While the percentage of renewable energies is increasing worldwide, less attention is paid to the decarbonatization of the heating and cooling sector. Half of total world final energy consumption is attributed to the thermal energy sector, with three-quarters produced from fossil fuels (IEA 2015). To achieve the ambitious goal of COP21, Thermal Energy Storage (TES) has attracted increasing attention. TES are considered to tackle the short- or long-term mismatch between thermal energy demand and supply. In Aquifer Thermal Energy Storage (ATES), heat and cold is seasonally stored in the subsurface through injection and withdrawal of groundwater (Fig. 1).
Figure 1: ATES at the Arlanda Airport (Stockholm). Heat and cold is seasonally stored in an aquifer. During summertime, the stored cold is used for comfort cooling. In wintertime, the stored heat is used for heating ventilation and for snow melting at the runway (Wigstrand 2009).
Worldwide, there are currently more than 2,800 ATES systems in operation. However, more than 90% of all systems are located in the Netherlands and Sweden. Although 70% of the German subsurface is suitable for ATES application, only 3 ATES systems are currently in operation. The collaborative project Geospeicher.bw aims at the implementation of 3 pilot projects in the state of Baden-Württemberg to demonstrate benefits and potential of ATES application both on regional and national level. 1 high temperature and 2 low-temperature ATES systems are planned in:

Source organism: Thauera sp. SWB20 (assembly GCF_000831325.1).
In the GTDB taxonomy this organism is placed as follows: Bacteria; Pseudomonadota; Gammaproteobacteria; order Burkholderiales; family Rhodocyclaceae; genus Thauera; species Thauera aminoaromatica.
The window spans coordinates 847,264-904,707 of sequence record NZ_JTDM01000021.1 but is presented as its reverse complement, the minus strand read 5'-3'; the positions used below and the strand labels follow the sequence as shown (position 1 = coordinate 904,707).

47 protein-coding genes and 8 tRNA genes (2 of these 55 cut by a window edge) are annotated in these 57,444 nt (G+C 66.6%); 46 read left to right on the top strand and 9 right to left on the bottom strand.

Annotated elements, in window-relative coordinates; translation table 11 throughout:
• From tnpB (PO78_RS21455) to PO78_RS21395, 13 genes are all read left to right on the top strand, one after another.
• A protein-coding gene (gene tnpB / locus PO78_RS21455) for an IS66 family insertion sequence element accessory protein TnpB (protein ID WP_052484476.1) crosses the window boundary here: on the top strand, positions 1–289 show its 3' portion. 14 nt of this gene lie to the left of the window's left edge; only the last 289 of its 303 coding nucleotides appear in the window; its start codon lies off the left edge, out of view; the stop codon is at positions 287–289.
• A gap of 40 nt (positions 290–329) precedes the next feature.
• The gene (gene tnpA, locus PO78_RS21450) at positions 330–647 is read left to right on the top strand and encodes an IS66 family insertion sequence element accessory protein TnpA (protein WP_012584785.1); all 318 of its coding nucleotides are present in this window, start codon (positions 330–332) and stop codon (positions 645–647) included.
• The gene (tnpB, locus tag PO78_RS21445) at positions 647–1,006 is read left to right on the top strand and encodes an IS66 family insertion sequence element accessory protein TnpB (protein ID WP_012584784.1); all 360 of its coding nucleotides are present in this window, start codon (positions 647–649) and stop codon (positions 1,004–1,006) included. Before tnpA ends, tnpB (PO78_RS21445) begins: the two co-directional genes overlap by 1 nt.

- Hockenheim: interseasonally storage of waste heat of a swimming pool for winter heating (storage depth <50 m).
- Karlsruhe: shallow ATES system to provide heating and cooling for the Campus North of the KIT (storage depth <50 m).
- Friedrichshafen: high temperature ATES to store industrial waste heat for the supply of a district heating system (storage depth >50 m).
The interdisciplinary character of the project Geospeicher.bw is expressed by a close collaboration of 5 universities from different fields. The joint research activity addresses geochemical, geological, socio-economic and building-technology related issues.